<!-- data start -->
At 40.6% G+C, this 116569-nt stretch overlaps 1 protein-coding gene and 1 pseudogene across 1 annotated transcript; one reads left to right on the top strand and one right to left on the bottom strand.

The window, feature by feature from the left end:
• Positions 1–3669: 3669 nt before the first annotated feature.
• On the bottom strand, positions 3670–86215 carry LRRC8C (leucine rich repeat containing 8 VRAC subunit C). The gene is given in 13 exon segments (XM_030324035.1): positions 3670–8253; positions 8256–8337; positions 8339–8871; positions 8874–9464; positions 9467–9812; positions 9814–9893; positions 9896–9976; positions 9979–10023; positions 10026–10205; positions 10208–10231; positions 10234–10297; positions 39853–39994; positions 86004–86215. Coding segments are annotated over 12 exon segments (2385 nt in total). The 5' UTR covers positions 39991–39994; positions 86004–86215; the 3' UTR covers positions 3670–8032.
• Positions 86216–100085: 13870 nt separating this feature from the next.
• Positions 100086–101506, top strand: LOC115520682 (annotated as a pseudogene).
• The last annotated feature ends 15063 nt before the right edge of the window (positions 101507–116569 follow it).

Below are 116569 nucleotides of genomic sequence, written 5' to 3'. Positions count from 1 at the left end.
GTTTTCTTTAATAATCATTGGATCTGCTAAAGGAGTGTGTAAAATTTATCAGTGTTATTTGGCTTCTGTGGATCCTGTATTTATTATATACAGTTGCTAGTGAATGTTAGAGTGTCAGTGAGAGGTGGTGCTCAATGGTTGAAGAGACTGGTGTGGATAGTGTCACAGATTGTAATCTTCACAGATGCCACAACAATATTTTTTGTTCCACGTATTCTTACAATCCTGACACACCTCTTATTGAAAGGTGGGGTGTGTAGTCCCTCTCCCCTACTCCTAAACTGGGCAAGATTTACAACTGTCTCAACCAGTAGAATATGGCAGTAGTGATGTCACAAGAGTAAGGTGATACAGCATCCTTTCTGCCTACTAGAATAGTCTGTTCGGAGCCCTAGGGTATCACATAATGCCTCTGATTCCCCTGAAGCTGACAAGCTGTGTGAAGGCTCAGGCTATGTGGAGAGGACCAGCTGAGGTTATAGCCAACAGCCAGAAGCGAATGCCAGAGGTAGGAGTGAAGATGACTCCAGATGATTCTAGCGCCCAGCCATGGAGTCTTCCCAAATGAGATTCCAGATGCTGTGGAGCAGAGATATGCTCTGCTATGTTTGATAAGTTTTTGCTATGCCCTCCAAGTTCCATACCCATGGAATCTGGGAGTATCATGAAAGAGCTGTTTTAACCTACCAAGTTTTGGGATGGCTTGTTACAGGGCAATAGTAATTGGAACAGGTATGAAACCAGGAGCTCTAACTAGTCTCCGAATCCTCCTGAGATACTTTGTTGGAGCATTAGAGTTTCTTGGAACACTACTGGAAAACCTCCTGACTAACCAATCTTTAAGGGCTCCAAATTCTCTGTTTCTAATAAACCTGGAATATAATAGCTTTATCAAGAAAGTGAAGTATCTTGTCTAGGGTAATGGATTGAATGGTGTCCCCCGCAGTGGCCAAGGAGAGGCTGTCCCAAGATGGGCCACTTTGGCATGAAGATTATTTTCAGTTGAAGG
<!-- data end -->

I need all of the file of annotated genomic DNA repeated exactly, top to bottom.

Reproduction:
At 40.6% G+C, this 116569-nt stretch overlaps 1 protein-coding gene and 1 pseudogene across 1 annotated transcript; one reads left to right on the top strand and one right to left on the bottom strand.

The window, feature by feature from the left end:
• Positions 1–3669: 3669 nt before the first annotated feature.
• On the bottom strand, positions 3670–86215 carry LRRC8C (leucine rich repeat containing 8 VRAC subunit C). The gene is given in 13 exon segments (XM_030324035.1): positions 3670–8253; positions 8256–8337; positions 8339–8871; positions 8874–9464; positions 9467–9812; positions 9814–9893; positions 9896–9976; positions 9979–10023; positions 10026–10205; positions 10208–10231; positions 10234–10297; positions 39853–39994; positions 86004–86215. Coding segments are annotated over 12 exon segments (2385 nt in total). The 5' UTR covers positions 39991–39994; positions 86004–86215; the 3' UTR covers positions 3670–8032.
• Positions 86216–100085: 13870 nt separating this feature from the next.
• Positions 100086–101506, top strand: LOC115520682 (annotated as a pseudogene).
• The last annotated feature ends 15063 nt before the right edge of the window (positions 101507–116569 follow it).

Below are 116569 nucleotides of genomic sequence, written 5' to 3'. Positions count from 1 at the left end.
GTTTTCTTTAATAATCATTGGATCTGCTAAAGGAGTGTGTAAAATTTATCAGTGTTATTTGGCTTCTGTGGATCCTGTATTTATTATATACAGTTGCTAGTGAATGTTAGAGTGTCAGTGAGAGGTGGTGCTCAATGGTTGAAGAGACTGGTGTGGATAGTGTCACAGATTGTAATCTTCACAGATGCCACAACAATATTTTTTGTTCCACGTATTCTTACAATCCTGACACACCTCTTATTGAAAGGTGGGGTGTGTAGTCCCTCTCCCCTACTCCTAAACTGGGCAAGATTTACAACTGTCTCAACCAGTAGAATATGGCAGTAGTGATGTCACAAGAGTAAGGTGATACAGCATCCTTTCTGCCTACTAGAATAGTCTGTTCGGAGCCCTAGGGTATCACATAATGCCTCTGATTCCCCTGAAGCTGACAAGCTGTGTGAAGGCTCAGGCTATGTGGAGAGGACCAGCTGAGGTTATAGCCAACAGCCAGAAGCGAATGCCAGAGGTAGGAGTGAAGATGACTCCAGATGATTCTAGCGCCCAGCCATGGAGTCTTCCCAAATGAGATTCCAGATGCTGTGGAGCAGAGATATGCTCTGCTATGTTTGATAAGTTTTTGCTATGCCCTCCAAGTTCCATACCCATGGAATCTGGGAGTATCATGAAAGAGCTGTTTTAACCTACCAAGTTTTGGGATGGCTTGTTACAGGGCAATAGTAATTGGAACAGGTATGAAACCAGGAGCTCTAACTAGTCTCCGAATCCTCCTGAGATACTTTGTTGGAGCATTAGAGTTTCTTGGAACACTACTGGAAAACCTCCTGACTAACCAATCTTTAAGGGCTCCAAATTCTCTGTTTCTAATAAACCTGGAATATAATAGCTTTATCAAGAAAGTGAAGTATCTTGTCTAGGGTAATGGATTGAATGGTGTCCCCCGCAGTGGCCAAGGAGAGGCTGTCCCAAGATGGGCCACTTTGGCATGAAGATTATTTTCAGTTGAAGG